The stage in Potchefstoom is set to see who if any young Indians or Pakistanis are likely to join this elite band in the decade ahead. Twitter photo
"When you talk about India-Pakistan (matches) that brings out an extra edge to the whole competition," said former India Test player Zaheer Khan in the Indian media.
"I am sure the boys will be geared up for the big occasion and they will do well."
With political relations on a knife-edge, there has been no Test series between the two countries since 2007/2008 and no white ball series since 2012/2013.
The only time they have come together of late is at international tournaments.
In 2019, they met at Old Trafford during the ODI World Cup in England — Rohit Sharma's 140 ensuring a comfortable India win.
And now it is the turn of the youngsters, the future stars of international cricket, to go up against each other in South Africa's North West province, close to the Mooi river.
The Indians won their group beating New Zealand and Japan in the process before going on to hammer Australia by 74 runs in the quarter-final.
Pakistan's group match against Bangladesh — who meet New Zealand in the second semi-final on Thursday — was abandoned with Bangladesh in desperate trouble at 106 for nine. The Pakistanis beat Scotland and Zimbabwe to set up a quater-final with Afghanistan.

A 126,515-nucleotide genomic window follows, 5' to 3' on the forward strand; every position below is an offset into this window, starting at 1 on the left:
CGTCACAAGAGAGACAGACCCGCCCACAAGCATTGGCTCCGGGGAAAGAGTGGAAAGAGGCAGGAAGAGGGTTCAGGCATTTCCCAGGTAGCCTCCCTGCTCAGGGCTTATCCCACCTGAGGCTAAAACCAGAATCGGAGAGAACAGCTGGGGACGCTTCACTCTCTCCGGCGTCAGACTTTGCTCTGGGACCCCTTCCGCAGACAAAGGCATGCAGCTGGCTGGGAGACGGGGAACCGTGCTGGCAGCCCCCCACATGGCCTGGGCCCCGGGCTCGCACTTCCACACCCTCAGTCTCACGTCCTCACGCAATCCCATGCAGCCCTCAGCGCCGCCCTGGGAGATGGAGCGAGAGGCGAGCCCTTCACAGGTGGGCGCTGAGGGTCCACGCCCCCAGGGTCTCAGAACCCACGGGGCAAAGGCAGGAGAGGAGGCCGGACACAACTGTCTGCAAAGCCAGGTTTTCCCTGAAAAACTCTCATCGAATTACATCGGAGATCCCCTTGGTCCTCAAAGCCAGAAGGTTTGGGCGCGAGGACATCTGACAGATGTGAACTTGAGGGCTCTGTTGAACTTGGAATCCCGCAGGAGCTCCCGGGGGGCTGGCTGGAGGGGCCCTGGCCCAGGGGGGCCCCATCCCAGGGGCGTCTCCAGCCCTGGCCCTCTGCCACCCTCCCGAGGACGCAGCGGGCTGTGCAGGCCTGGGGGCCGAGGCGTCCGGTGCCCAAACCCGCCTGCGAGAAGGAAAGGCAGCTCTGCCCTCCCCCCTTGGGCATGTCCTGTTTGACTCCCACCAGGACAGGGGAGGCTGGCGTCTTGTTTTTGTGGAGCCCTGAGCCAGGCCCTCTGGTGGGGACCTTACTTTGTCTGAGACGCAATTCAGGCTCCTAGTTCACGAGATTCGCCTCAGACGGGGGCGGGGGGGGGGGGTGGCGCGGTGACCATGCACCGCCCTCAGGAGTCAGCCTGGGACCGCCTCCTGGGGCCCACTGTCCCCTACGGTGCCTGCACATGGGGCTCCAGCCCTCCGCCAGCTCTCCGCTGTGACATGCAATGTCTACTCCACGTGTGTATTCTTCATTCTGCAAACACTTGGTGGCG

That was another comfortable win in spite of the twitter storm over Afghan spinner Noor Ahmed running out Muhammad Huraira when he marginally backed up too far at the bowler's end.
The Indian quartet Yashasvi Jaiswal, Ravi Bishnoi, Akash Singh and Kartik Tyagi have already found their way into the IPL, each of them making important contributions in South Africa.
"In this World Cup, I bowled very well in the first game but got no wickets," fast bowler Tyagi, whose four for 24 did for Australia in the last round, told Cricinfo.
"Then the next two games, I bowled poorly but I took wickets. And finally, against Australia, I bowled well and got rewarded for them.
"Ups and downs are the realities of life, so I've stopped thinking about the wickets column. I have just been focusing on the process."
For all the players at this World Cup, there remains the dream not just of winning but doing enough to start forging a professional career in the game.
Some big names have trodden this path before: current international captains Virat Kohli, Eoin Morgan and Kane Williamson all figured at the tournament in the past along with some of the greats of the recent past, players such as Brian Lara, Yuvraj Singh, Chris Gayle and Steven Smith.
The stage in Potchefstoom is set to see who if any young Indians or Pakistanis are likely to join this elite band in the decade ahead.Agence France-Presse
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